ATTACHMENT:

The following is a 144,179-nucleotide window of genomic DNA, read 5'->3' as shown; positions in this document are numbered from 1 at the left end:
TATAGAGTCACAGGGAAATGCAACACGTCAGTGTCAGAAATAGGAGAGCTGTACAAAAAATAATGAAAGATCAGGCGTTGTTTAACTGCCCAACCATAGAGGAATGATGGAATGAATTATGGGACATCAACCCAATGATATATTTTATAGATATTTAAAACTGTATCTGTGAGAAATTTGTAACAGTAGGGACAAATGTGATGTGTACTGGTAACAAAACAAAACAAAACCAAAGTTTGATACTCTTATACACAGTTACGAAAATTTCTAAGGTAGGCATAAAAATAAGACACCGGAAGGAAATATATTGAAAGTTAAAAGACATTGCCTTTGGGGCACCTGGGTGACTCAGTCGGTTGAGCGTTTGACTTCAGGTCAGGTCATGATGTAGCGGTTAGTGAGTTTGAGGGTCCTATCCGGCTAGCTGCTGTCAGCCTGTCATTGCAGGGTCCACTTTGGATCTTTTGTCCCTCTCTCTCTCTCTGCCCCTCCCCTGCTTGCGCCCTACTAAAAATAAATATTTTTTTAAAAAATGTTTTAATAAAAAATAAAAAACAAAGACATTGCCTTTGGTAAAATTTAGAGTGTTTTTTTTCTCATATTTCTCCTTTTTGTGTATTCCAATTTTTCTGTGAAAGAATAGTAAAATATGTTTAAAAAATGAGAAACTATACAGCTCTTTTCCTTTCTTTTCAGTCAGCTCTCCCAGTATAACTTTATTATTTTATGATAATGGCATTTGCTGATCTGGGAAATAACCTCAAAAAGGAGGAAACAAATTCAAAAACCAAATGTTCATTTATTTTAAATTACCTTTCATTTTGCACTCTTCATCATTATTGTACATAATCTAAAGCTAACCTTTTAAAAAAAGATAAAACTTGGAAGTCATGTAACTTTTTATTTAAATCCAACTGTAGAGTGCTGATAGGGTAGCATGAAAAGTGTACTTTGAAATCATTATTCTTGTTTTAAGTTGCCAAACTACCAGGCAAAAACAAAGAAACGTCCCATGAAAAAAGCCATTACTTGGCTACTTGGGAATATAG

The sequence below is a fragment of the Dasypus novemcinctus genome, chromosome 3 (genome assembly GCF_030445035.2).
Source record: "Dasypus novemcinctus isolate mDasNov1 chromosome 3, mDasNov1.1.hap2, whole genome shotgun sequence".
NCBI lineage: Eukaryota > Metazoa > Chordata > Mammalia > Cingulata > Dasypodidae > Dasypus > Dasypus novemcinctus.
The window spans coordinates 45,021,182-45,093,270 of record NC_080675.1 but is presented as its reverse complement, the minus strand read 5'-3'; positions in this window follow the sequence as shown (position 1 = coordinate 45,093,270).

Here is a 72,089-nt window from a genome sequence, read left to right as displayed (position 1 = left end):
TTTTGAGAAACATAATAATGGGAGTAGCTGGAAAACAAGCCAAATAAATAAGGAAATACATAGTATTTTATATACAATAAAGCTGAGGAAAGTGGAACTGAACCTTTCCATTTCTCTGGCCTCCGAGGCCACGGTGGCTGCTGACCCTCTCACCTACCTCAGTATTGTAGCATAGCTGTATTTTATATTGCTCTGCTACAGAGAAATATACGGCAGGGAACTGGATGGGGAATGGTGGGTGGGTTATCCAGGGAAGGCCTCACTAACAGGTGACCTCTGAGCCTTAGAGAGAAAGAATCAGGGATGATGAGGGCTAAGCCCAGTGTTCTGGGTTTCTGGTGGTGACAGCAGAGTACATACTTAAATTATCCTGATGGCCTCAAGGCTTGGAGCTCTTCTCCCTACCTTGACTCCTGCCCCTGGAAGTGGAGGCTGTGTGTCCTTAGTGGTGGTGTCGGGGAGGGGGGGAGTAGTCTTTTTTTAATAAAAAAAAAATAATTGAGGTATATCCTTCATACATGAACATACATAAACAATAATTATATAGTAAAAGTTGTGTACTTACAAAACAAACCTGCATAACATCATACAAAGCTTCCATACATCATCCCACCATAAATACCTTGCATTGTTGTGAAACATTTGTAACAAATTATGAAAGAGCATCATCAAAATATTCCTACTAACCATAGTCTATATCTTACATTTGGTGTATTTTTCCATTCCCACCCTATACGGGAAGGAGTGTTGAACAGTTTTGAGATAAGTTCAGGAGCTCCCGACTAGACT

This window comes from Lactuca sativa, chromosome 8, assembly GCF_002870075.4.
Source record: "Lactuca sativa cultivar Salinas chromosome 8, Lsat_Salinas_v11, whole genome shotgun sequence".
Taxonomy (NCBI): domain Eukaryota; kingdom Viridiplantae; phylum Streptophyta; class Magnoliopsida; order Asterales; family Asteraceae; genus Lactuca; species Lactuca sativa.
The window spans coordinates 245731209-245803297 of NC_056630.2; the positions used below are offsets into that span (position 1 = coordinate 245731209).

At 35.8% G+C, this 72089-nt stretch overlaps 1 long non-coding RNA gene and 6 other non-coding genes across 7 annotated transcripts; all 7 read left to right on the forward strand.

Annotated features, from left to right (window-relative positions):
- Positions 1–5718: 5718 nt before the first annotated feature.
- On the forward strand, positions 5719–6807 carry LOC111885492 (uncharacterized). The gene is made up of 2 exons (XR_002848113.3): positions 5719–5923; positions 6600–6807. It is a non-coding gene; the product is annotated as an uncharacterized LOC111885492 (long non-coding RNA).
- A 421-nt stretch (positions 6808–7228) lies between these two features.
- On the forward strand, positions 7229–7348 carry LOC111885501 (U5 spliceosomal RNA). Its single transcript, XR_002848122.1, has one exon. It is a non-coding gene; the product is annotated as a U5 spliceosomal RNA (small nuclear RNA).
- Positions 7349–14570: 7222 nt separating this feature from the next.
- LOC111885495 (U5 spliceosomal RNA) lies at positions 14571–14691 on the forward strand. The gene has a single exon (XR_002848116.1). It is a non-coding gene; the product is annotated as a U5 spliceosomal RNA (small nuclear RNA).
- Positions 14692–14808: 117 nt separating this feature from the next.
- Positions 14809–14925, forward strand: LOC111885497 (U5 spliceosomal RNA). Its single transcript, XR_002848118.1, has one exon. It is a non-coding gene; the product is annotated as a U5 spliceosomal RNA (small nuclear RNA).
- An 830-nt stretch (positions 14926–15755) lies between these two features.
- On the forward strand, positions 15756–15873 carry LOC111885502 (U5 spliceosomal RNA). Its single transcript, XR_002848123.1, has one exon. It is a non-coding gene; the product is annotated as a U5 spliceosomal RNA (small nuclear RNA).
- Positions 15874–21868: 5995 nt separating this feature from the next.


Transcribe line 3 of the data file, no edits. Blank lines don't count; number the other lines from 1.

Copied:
The sequence below is a fragment of the Dasypus novemcinctus genome, chromosome 3 (genome assembly GCF_030445035.2).